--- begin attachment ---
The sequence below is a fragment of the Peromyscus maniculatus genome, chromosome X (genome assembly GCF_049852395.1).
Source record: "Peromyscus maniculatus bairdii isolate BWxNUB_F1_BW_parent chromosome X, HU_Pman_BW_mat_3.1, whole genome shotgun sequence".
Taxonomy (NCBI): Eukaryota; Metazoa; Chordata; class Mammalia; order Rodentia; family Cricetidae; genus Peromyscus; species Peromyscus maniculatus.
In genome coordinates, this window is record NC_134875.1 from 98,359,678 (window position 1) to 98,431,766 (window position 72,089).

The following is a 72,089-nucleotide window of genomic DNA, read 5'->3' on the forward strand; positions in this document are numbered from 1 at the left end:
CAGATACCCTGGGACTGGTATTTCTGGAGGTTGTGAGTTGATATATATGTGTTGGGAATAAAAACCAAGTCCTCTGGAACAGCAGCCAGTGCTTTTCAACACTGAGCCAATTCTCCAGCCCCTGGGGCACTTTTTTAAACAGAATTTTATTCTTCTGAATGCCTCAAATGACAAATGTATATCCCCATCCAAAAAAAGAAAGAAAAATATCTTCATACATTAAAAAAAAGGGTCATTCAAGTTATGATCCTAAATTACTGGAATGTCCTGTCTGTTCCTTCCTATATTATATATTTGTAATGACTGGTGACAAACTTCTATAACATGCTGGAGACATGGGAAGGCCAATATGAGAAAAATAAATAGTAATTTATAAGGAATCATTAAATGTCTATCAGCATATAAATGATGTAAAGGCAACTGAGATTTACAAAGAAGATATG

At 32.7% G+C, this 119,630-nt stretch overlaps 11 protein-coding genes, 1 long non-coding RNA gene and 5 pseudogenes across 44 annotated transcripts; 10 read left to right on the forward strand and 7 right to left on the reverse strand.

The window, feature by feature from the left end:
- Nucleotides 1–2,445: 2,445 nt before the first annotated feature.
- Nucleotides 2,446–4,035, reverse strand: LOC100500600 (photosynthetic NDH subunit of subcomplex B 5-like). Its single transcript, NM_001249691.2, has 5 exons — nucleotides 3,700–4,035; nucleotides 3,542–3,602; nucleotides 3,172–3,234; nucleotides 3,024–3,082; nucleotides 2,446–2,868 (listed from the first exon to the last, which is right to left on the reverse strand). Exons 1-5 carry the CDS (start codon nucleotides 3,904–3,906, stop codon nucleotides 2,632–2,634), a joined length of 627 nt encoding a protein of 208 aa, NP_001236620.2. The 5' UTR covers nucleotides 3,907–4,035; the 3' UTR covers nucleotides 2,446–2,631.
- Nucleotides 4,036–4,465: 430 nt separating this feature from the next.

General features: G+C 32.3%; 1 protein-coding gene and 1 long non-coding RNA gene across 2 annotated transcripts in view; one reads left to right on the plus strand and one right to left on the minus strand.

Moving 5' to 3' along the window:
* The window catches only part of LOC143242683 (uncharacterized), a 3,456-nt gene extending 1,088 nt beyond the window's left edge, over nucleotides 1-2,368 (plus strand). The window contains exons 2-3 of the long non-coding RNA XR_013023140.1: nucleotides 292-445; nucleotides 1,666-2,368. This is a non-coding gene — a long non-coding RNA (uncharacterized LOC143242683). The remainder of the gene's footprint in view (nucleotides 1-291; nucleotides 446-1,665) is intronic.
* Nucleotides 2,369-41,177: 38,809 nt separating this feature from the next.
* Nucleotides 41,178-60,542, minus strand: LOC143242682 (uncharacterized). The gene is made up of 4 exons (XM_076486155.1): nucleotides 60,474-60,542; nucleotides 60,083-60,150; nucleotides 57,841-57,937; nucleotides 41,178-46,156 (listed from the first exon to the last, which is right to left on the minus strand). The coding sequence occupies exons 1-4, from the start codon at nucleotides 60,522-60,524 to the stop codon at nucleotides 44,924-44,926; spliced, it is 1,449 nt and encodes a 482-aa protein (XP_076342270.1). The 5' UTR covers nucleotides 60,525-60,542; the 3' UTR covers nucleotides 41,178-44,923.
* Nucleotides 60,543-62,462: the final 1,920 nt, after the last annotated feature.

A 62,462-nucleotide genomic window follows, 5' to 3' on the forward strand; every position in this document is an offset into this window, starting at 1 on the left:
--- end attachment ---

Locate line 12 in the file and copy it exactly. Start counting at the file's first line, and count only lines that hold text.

General features: G+C 32.3%; 1 protein-coding gene and 1 long non-coding RNA gene across 2 annotated transcripts in view; one reads left to right on the plus strand and one right to left on the minus strand.